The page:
Florida cracker architecture

Florida cracker architecture is a style of vernacular architecture typified by a wood-frame house. It was widespread in the 19th century and is still popular with some developers as a source of design themes.

Florida cracker style house

Florida cracker refers to colonial-era English pioneer settlers and their descendants. There was no air conditioning, and the new immigrants to the Sunshine State had to depend on nature to get some relief from the heat. Houses of this style are characterized by metal roofs, raised floors, and straight central hallways from the front to the back of the home (sometimes called "dog trot" or "shotgun" hallways, similar to the shotgun house design).[1] They built their homes surrounded by wide verandas or porches, often wrapping around the entire home, to provide shade for their windows and walls. Some houses had a clerestory that would improve the ventilation in the interior.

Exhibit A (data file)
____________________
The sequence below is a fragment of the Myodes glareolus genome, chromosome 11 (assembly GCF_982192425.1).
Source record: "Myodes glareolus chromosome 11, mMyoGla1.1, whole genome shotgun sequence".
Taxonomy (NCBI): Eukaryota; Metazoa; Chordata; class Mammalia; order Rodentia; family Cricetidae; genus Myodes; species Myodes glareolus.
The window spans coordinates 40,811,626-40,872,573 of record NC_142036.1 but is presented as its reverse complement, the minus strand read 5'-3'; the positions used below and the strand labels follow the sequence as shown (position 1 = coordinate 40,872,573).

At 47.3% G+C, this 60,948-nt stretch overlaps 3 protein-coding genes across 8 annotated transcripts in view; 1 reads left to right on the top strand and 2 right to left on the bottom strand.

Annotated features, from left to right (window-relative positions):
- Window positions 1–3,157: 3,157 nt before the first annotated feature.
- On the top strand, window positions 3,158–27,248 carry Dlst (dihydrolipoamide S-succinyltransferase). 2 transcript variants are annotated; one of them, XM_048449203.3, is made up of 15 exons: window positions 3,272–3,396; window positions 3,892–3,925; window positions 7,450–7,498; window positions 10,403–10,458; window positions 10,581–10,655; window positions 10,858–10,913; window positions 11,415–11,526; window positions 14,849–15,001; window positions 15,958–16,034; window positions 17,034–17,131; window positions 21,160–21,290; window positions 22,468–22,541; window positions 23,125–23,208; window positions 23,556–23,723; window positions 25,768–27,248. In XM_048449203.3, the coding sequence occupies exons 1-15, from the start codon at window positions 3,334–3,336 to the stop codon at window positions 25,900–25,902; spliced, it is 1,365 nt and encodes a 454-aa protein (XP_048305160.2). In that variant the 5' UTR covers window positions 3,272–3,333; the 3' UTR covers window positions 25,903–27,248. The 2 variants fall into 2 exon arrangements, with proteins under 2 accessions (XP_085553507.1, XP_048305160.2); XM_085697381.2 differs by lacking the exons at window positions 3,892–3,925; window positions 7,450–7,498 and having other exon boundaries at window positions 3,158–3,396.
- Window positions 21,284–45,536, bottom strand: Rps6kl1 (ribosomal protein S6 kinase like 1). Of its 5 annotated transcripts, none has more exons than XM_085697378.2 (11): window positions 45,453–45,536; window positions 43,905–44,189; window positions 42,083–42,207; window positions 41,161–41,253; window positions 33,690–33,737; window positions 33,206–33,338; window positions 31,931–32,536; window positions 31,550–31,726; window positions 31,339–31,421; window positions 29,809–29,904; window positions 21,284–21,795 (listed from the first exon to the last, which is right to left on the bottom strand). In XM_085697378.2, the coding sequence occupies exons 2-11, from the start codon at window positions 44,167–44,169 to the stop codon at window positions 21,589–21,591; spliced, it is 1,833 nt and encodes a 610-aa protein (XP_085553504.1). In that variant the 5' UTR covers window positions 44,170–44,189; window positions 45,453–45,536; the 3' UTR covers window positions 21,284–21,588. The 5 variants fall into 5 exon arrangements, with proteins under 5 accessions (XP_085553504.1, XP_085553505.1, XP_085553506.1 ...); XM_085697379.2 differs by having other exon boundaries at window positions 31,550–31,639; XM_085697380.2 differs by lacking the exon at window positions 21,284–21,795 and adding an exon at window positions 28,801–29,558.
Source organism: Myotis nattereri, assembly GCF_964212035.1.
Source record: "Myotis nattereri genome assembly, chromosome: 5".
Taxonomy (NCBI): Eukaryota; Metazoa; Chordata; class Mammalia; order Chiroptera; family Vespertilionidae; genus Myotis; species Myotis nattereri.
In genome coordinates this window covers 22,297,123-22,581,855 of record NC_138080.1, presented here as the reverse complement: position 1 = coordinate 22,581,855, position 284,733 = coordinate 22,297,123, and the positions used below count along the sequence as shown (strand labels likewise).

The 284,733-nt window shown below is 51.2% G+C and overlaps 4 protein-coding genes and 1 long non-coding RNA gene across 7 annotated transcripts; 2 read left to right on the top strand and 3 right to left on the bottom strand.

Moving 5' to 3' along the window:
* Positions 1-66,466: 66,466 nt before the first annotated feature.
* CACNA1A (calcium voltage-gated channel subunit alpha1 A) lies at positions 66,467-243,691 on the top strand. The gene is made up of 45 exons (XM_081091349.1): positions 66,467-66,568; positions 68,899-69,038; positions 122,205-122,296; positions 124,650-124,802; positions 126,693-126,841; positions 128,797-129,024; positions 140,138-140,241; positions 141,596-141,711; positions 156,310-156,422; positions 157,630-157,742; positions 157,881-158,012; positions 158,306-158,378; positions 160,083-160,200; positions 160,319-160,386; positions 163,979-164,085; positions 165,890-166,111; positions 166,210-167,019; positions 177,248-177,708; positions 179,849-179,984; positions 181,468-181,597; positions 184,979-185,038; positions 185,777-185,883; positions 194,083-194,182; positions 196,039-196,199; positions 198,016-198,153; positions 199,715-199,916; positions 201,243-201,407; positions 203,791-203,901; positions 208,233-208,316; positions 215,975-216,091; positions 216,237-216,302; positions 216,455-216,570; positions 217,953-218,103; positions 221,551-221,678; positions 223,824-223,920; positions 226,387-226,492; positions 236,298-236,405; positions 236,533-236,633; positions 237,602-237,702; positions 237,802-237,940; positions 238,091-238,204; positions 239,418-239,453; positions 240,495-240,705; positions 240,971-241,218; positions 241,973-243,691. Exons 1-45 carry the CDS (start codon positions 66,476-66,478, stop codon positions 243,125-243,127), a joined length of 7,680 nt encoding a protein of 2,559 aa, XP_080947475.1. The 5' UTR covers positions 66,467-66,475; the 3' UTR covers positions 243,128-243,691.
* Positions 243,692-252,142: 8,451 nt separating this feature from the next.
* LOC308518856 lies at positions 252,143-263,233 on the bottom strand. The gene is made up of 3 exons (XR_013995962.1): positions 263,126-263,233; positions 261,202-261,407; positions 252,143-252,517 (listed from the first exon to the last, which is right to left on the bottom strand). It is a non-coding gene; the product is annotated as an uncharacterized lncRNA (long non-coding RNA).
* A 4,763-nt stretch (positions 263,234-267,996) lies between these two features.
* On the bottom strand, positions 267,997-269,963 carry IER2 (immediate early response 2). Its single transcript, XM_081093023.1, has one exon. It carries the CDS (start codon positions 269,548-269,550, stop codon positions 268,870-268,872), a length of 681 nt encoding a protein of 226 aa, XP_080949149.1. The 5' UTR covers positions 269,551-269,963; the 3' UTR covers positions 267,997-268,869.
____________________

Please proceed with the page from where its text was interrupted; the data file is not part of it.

Examples Edit

Cracker style house at the Forest Capital Museum State Park

See also Edit

References Edit

  1. ^ Clarke, Bob (April 25, 2014). "Cracker House". A History of Central Florida Podcast. Retrieved January 23, 2016.

External links Edit